Friday, October 17, 2014

Snake on the steps

Snake on the steps, poo in the piazza... Another thing that always strikes me when I return is the state of the streets.

Steps lead from this beautiful fifteenth century Spanish church to the school below where my son attends pre-school. On my way to pick him up last week I almost stepped on a snake that was slithering off into the overgrown bushes flanking the steps. I know there are snakes in Sicily, but I just don't expect to see them practically on my doorstep.

Also last week my son and I were playing ball in the piazza while bambina snoozed in the stroller. But we had to give up because the ball kept rolling into dog poo...

Dear Mr Mayor, could you kindly clean up the crap (or fine the losers who let their dogs do their business in the piazza), and cut the grass? And while you are at it, resurface our street, the potholes have ruined my car's suspension and the stroller wheels get stuck in them...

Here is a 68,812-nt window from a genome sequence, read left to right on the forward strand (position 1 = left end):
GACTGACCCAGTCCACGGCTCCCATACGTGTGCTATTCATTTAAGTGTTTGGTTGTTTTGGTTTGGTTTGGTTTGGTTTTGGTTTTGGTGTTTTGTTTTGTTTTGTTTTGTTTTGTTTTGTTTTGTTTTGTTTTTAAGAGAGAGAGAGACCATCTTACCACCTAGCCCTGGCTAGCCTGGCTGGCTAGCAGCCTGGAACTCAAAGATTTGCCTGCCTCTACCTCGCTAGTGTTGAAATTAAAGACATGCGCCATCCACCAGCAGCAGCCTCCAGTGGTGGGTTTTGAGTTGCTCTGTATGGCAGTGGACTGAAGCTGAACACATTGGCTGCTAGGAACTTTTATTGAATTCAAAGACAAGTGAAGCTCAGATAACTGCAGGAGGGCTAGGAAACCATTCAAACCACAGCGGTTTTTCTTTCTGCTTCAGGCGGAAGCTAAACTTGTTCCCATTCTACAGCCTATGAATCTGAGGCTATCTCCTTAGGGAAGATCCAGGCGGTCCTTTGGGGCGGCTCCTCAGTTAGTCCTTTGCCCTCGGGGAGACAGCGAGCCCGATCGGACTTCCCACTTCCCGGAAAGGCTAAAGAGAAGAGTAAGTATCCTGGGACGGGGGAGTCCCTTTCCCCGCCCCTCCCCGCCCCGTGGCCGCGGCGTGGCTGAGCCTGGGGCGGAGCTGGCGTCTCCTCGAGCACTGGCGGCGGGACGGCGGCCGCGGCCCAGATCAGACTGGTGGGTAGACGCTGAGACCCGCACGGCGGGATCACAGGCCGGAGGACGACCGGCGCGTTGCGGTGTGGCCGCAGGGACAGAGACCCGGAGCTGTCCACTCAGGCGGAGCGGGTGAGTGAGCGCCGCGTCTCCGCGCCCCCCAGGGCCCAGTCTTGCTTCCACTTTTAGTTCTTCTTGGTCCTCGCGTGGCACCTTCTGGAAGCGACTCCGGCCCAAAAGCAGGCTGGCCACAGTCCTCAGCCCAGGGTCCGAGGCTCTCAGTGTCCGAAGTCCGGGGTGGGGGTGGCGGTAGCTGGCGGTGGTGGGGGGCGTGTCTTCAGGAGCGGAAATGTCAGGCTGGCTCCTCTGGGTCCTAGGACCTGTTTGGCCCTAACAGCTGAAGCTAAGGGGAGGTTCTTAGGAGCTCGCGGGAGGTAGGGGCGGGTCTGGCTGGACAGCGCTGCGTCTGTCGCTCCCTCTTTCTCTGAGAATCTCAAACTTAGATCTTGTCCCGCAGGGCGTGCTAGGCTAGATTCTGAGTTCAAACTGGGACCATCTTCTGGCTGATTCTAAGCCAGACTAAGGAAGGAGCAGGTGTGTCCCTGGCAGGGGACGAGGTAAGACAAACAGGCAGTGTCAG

I love Sicily, I do ...

Back with a blast

Milazz's beautiful castle stencilled against the industrial zone

I returned to Milazzo mid-September after a long summer in Ireland - time enough to give birth to our bambina in the wonderful mid-wife led facilities in the north of Ireland - a far cry from local birthing options.

What awaited me upon our return? Extravagant heat - still in the 30s in the shade, exhausting sirocco wind, mosquitoes and cockroaches galore and ...

... a HUGE FIRE at the oil refinery, located a mere five kilometres from the town centre. A westerly wind was blowing the night the massive refinery caught fire, sending huge plumes of smoke spiralling towards mountain towns behind. The people of Pace del Mela and Santa Lucia packed their cars and fled in droves as the flames illuminated Milazzo's Manhattan skyline.

No one was hurt, and refinery workers managed to contain the fire so as to limit damage. But for several days after, mushroom clouds spread in the direction of prevailing winds, so that nowhere was unaffected by the fallout.

What have we been breathing since then? All the invisible, noxious particles that make their way into our lungs... What if there had been a sirocco wind that night? We'd have had to pack up and flee for Montalbano with our five week old and four year old.

We've been thinking lately: do we really want to stay here, inhaling unknown quantities of pollution? I say it every time I come back from Ireland: the first thing you notice about Milazzo is the poor air quality.